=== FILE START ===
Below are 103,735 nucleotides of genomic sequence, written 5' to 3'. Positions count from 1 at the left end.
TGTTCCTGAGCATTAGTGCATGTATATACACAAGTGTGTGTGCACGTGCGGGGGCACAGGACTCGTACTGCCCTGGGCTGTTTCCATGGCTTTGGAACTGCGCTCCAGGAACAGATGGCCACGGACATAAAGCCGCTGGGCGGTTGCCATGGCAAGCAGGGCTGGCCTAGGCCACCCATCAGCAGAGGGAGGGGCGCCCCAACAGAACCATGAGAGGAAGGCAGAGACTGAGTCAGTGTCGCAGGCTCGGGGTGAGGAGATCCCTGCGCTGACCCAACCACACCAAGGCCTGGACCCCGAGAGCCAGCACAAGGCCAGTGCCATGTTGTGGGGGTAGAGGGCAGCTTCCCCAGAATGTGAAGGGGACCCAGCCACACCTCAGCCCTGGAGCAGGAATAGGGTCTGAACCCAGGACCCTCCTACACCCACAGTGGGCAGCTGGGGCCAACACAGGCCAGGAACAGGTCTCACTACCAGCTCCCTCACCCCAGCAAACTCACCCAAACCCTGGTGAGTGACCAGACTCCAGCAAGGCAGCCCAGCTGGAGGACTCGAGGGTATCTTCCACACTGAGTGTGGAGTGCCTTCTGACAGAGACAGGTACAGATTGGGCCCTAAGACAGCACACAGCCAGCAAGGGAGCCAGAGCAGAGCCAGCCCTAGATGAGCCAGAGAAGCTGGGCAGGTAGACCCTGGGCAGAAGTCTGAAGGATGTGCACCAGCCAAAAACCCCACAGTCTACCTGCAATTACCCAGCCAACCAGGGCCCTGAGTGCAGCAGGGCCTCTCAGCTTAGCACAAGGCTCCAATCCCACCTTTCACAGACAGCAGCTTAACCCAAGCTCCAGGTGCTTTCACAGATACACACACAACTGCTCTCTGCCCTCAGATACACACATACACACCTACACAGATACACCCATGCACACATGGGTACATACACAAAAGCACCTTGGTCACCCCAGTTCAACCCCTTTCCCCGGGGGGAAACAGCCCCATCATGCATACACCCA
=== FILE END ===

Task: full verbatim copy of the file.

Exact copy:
Below are 103,735 nucleotides of genomic sequence, written 5' to 3'. Positions count from 1 at the left end.
TGTTCCTGAGCATTAGTGCATGTATATACACAAGTGTGTGTGCACGTGCGGGGGCACAGGACTCGTACTGCCCTGGGCTGTTTCCATGGCTTTGGAACTGCGCTCCAGGAACAGATGGCCACGGACATAAAGCCGCTGGGCGGTTGCCATGGCAAGCAGGGCTGGCCTAGGCCACCCATCAGCAGAGGGAGGGGCGCCCCAACAGAACCATGAGAGGAAGGCAGAGACTGAGTCAGTGTCGCAGGCTCGGGGTGAGGAGATCCCTGCGCTGACCCAACCACACCAAGGCCTGGACCCCGAGAGCCAGCACAAGGCCAGTGCCATGTTGTGGGGGTAGAGGGCAGCTTCCCCAGAATGTGAAGGGGACCCAGCCACACCTCAGCCCTGGAGCAGGAATAGGGTCTGAACCCAGGACCCTCCTACACCCACAGTGGGCAGCTGGGGCCAACACAGGCCAGGAACAGGTCTCACTACCAGCTCCCTCACCCCAGCAAACTCACCCAAACCCTGGTGAGTGACCAGACTCCAGCAAGGCAGCCCAGCTGGAGGACTCGAGGGTATCTTCCACACTGAGTGTGGAGTGCCTTCTGACAGAGACAGGTACAGATTGGGCCCTAAGACAGCACACAGCCAGCAAGGGAGCCAGAGCAGAGCCAGCCCTAGATGAGCCAGAGAAGCTGGGCAGGTAGACCCTGGGCAGAAGTCTGAAGGATGTGCACCAGCCAAAAACCCCACAGTCTACCTGCAATTACCCAGCCAACCAGGGCCCTGAGTGCAGCAGGGCCTCTCAGCTTAGCACAAGGCTCCAATCCCACCTTTCACAGACAGCAGCTTAACCCAAGCTCCAGGTGCTTTCACAGATACACACACAACTGCTCTCTGCCCTCAGATACACACATACACACCTACACAGATACACCCATGCACACATGGGTACATACACAAAAGCACCTTGGTCACCCCAGTTCAACCCCTTTCCCCGGGGGGAAACAGCCCCATCATGCATACACCCA